This must stop. From my perch in the fine balcony, I figured out what needs to happen. If all of us could jut get together and throw a $2500-plate black-tie dinner quarterly, we could throw some of the proceeds into a “Super Hero Fund.” The fund would need to be administered somehow, but we could pay our local superheroes a monthly stipend that would keep them in mac n’ cheese, costumes and perhaps afford them a meal out at an Olive Garden once in a while. I’m seeing some themed events – perhaps even some sort of “Monte Carlo Night” with a James Bond look-alike contest (any of the 6 – including Woody Allen!). Maybe we could have a Southern Belle night where we all come as our favorite character from “Gone With The Wind.” Even better, we could have a Presidential Evening where couples come dressed as their favorite US President and First Lady. The possibilities are endless – and it’s all for a good cause and it’s the responsible thing to do!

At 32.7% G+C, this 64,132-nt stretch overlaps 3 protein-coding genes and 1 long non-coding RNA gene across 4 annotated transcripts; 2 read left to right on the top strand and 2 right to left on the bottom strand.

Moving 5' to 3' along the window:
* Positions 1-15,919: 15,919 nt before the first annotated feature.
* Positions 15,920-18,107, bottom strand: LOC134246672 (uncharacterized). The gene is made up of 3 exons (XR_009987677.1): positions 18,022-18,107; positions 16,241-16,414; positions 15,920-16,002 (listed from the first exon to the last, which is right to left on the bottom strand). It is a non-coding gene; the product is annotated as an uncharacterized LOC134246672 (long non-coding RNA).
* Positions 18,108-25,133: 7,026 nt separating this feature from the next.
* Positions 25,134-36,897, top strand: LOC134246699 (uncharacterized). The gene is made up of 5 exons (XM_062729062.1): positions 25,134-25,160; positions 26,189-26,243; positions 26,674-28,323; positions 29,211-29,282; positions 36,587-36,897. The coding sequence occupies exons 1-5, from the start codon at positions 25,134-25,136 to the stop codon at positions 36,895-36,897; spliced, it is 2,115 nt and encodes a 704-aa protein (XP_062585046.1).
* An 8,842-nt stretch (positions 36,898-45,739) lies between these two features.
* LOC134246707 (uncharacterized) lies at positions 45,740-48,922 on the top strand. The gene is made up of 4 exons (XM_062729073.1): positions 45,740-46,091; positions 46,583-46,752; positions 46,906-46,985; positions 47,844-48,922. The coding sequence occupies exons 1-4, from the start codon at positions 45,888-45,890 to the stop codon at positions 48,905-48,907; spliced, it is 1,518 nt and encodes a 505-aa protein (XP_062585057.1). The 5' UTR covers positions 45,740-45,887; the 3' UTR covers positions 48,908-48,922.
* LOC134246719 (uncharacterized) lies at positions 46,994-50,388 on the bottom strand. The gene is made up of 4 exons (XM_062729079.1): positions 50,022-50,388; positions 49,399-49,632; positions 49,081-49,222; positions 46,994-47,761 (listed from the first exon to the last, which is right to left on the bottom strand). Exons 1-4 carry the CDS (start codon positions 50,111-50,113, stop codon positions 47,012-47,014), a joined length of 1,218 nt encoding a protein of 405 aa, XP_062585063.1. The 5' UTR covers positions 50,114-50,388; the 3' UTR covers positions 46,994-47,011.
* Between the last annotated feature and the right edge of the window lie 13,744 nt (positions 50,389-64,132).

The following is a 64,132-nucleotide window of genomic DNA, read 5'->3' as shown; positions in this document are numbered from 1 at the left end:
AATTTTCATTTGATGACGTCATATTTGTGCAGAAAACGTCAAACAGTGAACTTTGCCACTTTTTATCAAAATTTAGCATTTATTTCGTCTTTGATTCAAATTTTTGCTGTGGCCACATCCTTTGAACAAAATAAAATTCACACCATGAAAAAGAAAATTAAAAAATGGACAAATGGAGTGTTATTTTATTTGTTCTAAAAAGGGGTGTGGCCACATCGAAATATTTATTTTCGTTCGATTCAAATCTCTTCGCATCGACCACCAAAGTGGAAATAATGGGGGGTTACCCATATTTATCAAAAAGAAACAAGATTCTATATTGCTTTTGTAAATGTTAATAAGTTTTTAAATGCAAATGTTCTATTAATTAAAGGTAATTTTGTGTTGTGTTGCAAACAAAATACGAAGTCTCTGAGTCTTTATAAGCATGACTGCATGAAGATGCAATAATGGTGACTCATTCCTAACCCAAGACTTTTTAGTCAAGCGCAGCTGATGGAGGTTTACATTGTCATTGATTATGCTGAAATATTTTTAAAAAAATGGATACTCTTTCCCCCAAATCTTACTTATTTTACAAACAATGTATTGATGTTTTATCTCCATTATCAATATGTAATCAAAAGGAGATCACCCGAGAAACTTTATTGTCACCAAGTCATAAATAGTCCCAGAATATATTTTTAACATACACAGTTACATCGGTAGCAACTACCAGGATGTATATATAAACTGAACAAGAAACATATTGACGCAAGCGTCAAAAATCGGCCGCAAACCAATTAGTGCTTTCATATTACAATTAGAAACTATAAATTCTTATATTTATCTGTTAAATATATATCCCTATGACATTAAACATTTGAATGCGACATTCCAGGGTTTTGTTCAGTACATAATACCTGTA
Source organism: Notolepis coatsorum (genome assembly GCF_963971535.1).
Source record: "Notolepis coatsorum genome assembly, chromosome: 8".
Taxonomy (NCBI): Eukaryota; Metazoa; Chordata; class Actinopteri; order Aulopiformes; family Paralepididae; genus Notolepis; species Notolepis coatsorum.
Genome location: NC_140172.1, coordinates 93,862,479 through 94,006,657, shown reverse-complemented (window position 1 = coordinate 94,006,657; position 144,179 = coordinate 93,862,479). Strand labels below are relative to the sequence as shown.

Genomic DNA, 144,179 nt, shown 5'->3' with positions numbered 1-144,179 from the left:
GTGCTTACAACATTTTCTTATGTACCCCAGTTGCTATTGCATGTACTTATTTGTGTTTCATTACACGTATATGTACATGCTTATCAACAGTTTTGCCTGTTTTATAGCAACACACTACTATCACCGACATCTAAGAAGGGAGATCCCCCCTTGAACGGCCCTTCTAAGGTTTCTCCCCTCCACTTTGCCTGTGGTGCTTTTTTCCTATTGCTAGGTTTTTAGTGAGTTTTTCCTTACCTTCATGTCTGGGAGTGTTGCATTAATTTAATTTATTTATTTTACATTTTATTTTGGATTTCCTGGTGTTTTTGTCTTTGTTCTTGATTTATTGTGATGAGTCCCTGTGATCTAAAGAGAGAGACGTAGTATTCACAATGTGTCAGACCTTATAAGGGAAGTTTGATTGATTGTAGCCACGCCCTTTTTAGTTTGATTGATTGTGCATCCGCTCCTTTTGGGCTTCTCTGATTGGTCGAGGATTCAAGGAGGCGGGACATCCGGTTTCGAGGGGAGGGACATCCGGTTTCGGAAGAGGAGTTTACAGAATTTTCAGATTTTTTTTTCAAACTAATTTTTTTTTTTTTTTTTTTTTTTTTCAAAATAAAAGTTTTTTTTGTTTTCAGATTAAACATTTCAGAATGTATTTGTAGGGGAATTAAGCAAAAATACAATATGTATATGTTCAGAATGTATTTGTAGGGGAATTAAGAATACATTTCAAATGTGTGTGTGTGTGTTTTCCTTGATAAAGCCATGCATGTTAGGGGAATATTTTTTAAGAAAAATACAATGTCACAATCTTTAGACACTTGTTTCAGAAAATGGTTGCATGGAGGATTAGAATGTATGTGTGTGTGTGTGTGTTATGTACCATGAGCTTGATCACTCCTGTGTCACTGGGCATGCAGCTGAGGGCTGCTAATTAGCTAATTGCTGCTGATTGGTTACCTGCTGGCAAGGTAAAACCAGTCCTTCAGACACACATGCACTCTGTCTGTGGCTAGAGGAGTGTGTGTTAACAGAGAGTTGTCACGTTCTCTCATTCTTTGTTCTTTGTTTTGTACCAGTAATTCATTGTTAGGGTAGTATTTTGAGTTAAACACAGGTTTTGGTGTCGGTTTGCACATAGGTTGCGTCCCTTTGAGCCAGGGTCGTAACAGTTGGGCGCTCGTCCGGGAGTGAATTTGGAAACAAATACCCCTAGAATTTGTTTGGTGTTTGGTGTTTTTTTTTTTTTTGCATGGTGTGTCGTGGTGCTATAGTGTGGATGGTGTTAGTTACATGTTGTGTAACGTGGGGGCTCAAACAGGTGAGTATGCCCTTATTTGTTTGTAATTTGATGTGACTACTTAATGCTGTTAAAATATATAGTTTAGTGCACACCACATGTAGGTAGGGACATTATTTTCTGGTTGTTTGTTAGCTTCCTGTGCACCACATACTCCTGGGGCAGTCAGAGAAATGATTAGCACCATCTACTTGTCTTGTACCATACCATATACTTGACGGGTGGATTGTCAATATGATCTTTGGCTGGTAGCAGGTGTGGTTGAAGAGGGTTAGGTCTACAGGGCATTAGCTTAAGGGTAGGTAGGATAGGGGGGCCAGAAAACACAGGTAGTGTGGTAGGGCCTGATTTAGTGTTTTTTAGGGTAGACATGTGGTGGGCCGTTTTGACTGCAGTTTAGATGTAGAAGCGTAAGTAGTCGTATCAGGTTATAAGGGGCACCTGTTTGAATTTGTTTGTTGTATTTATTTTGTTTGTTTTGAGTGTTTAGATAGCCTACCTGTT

The movie? Oh, it’s simply the story of how Spider-Man came to be (ignore the fact that Gwen Stacy is absent from this series) and of his fight against the Green Goblin. The Peter Parker legend is left in tact, including his hand in his Uncle Ben’s death (that was Stan Lee, not me) that leads to the over-used “with great power comes great responsibility” line that is repeated ad naseum throughout the film. We do meet Peter’s best friend, Harry Osborn and the love of his life, Mary Jane Watson. All of it set up for Sam Rami’s (the director) planned Spider-Man 2 and Spider-Man 3 sequels. As with any film part of the SBS is obvious product placement (OPP). The OPP was first introduced by ET in the form of Reece’s pieces – an OPP made even more famous by the fact that M&Ms turned down the ET OPP. In Spider-Man, I began to wonder what products DIDN’T approach Sam Rami to pay for an OPP (ever wonder how you afford a $140 million budget?). Dr. Pepper makes a HUGE appearance, but the digitally-altered Times Square billboards are beyond over-the-top when in comes to the OPP.